Short putting drills
The pace you hit your 3-footers is just as important as when you are lagging from 40ft. You need a roll that is strong enough to stay on line over any imperfections on the green but you don’t want to hit the ball too hard and lip out. Finding the right balance is tricky. A great drill designed to hone your short range pace putting is to place a tee peg in the back of the hole. Hit a series of putts from 3ft with just enough pace so the ball hits the tee peg on its way in. Training this part of your game will help make you far more solid over nervous short putts.
From close range your putting stroke will be fairly straight through the impact area (for longer putts there should be a natural in-to-square to-in arc to your stroke). A great drill designed to help you groove a better path through the impact zone (and as a result, better strikes) is to create a gateway using six tee pegs. The putter should be able to pass freely through this area unimpeded. At the start of your short putting practice routine, devote five minutes to checking and grooving this essential element.
The challenge of short putting is mostly mental. However, that’s not to say you can’t prepare for it. Use two tee pegs to create a gate either side of the entrance to the hole, just wider than the hole itself. How many consecutive putts can you hit cleanly through the gate? Despite the fact that you’re not trying to compile a score on the course, the more you make, the more the pressure will grow. This drill also forces you to be more focused and precise in practice that will also help you when you get to the course.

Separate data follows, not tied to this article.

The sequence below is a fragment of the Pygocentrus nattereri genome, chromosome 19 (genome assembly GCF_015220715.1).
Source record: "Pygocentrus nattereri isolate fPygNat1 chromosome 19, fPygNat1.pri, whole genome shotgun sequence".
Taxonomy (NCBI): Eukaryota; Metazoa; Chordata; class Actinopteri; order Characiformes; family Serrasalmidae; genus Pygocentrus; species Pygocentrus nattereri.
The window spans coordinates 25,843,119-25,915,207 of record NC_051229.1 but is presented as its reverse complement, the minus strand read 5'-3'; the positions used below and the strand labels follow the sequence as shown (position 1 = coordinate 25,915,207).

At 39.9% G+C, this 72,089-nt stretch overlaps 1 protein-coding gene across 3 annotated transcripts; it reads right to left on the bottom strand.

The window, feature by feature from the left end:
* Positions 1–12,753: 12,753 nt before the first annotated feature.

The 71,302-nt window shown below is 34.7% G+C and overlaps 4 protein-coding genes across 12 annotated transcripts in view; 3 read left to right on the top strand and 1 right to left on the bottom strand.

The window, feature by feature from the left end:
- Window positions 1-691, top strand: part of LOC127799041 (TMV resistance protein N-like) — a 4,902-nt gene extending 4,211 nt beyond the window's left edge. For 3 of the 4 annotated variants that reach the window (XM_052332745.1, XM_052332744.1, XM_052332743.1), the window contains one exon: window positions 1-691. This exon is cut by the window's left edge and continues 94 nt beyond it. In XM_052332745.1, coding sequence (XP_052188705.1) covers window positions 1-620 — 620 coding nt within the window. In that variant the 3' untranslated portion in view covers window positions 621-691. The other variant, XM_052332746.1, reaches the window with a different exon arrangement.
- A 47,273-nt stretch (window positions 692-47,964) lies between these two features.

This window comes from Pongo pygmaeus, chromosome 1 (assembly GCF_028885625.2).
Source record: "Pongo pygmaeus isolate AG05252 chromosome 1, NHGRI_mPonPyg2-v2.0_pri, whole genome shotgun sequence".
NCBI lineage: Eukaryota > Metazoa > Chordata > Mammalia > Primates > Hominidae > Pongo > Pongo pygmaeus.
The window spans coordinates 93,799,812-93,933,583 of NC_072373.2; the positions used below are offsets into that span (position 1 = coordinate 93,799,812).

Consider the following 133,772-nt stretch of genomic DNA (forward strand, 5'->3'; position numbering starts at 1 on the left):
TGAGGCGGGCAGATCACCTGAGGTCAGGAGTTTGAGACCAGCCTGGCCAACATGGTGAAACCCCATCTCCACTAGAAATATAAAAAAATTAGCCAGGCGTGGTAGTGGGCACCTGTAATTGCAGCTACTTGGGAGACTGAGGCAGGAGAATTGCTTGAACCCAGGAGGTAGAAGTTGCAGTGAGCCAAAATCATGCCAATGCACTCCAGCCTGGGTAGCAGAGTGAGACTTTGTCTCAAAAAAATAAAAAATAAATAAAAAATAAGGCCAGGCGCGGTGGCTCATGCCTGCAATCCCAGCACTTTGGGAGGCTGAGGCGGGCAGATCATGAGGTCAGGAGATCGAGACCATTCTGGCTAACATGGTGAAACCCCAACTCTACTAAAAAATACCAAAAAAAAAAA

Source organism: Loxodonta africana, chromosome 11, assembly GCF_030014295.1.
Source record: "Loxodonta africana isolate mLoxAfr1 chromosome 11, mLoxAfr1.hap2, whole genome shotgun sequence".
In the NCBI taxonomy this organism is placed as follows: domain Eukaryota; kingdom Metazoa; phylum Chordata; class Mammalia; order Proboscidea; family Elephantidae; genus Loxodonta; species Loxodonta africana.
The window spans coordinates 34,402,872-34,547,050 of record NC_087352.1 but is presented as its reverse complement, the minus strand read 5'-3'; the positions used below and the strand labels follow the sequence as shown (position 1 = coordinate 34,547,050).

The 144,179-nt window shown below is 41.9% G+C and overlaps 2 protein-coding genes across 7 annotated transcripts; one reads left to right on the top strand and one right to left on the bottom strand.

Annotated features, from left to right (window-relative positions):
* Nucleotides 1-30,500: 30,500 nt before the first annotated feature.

The best putters from close range rely on their bigger core muscles to create the momentum as opposed to their smaller, twitchier muscles. This means creating a stable connection between your body and arms through the stroke. To develop this, place a glove under each arm at address. Feel that your arms are holding the gloves securely in place and hit a series of putts. You should notice how it is the gentle rotation of your body that creates the momentum – not your hands. This will make you far more reliable from close range.
When Tiger Woods was at his peak, there was one thing about his putting that stood out from the rest – how still he remained. Developing a stable body in the putting stroke is essential for the consistency of your stroke. To help, place your ball on a marker or coin at address. Hit a series of putts, focusing your eyes on the marker once the ball has gone. This forces you to keep your head ‘quiet’ during the stroke and will improve your stability.